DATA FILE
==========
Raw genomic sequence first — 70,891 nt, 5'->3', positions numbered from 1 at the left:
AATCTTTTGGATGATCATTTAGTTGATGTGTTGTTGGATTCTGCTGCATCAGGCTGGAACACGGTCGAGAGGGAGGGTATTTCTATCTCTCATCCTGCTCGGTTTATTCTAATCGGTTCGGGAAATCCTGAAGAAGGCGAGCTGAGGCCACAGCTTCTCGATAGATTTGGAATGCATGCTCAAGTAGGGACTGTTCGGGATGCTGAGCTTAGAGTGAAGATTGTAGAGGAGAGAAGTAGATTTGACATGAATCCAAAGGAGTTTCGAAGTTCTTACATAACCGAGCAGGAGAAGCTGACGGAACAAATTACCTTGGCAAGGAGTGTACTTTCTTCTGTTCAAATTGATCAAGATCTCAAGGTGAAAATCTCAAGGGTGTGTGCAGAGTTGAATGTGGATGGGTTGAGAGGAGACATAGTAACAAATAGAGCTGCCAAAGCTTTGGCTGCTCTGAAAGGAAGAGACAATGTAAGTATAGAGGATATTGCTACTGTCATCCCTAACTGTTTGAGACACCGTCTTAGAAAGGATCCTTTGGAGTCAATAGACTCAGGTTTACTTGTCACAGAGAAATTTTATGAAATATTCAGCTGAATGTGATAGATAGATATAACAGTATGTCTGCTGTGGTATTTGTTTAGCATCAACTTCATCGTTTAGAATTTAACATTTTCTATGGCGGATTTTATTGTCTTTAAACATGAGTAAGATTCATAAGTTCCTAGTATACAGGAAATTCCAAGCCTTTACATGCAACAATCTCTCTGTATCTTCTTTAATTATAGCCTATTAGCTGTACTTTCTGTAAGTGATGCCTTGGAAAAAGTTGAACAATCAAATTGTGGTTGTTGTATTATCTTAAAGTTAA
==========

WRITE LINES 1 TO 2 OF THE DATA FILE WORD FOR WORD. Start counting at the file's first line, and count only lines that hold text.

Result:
Raw genomic sequence first — 70,891 nt, 5'->3', positions numbered from 1 at the left:
AATCTTTTGGATGATCATTTAGTTGATGTGTTGTTGGATTCTGCTGCATCAGGCTGGAACACGGTCGAGAGGGAGGGTATTTCTATCTCTCATCCTGCTCGGTTTATTCTAATCGGTTCGGGAAATCCTGAAGAAGGCGAGCTGAGGCCACAGCTTCTCGATAGATTTGGAATGCATGCTCAAGTAGGGACTGTTCGGGATGCTGAGCTTAGAGTGAAGATTGTAGAGGAGAGAAGTAGATTTGACATGAATCCAAAGGAGTTTCGAAGTTCTTACATAACCGAGCAGGAGAAGCTGACGGAACAAATTACCTTGGCAAGGAGTGTACTTTCTTCTGTTCAAATTGATCAAGATCTCAAGGTGAAAATCTCAAGGGTGTGTGCAGAGTTGAATGTGGATGGGTTGAGAGGAGACATAGTAACAAATAGAGCTGCCAAAGCTTTGGCTGCTCTGAAAGGAAGAGACAATGTAAGTATAGAGGATATTGCTACTGTCATCCCTAACTGTTTGAGACACCGTCTTAGAAAGGATCCTTTGGAGTCAATAGACTCAGGTTTACTTGTCACAGAGAAATTTTATGAAATATTCAGCTGAATGTGATAGATAGATATAACAGTATGTCTGCTGTGGTATTTGTTTAGCATCAACTTCATCGTTTAGAATTTAACATTTTCTATGGCGGATTTTATTGTCTTTAAACATGAGTAAGATTCATAAGTTCCTAGTATACAGGAAATTCCAAGCCTTTACATGCAACAATCTCTCTGTATCTTCTTTAATTATAGCCTATTAGCTGTACTTTCTGTAAGTGATGCCTTGGAAAAAGTTGAACAATCAAATTGTGGTTGTTGTATTATCTTAAAGTTAA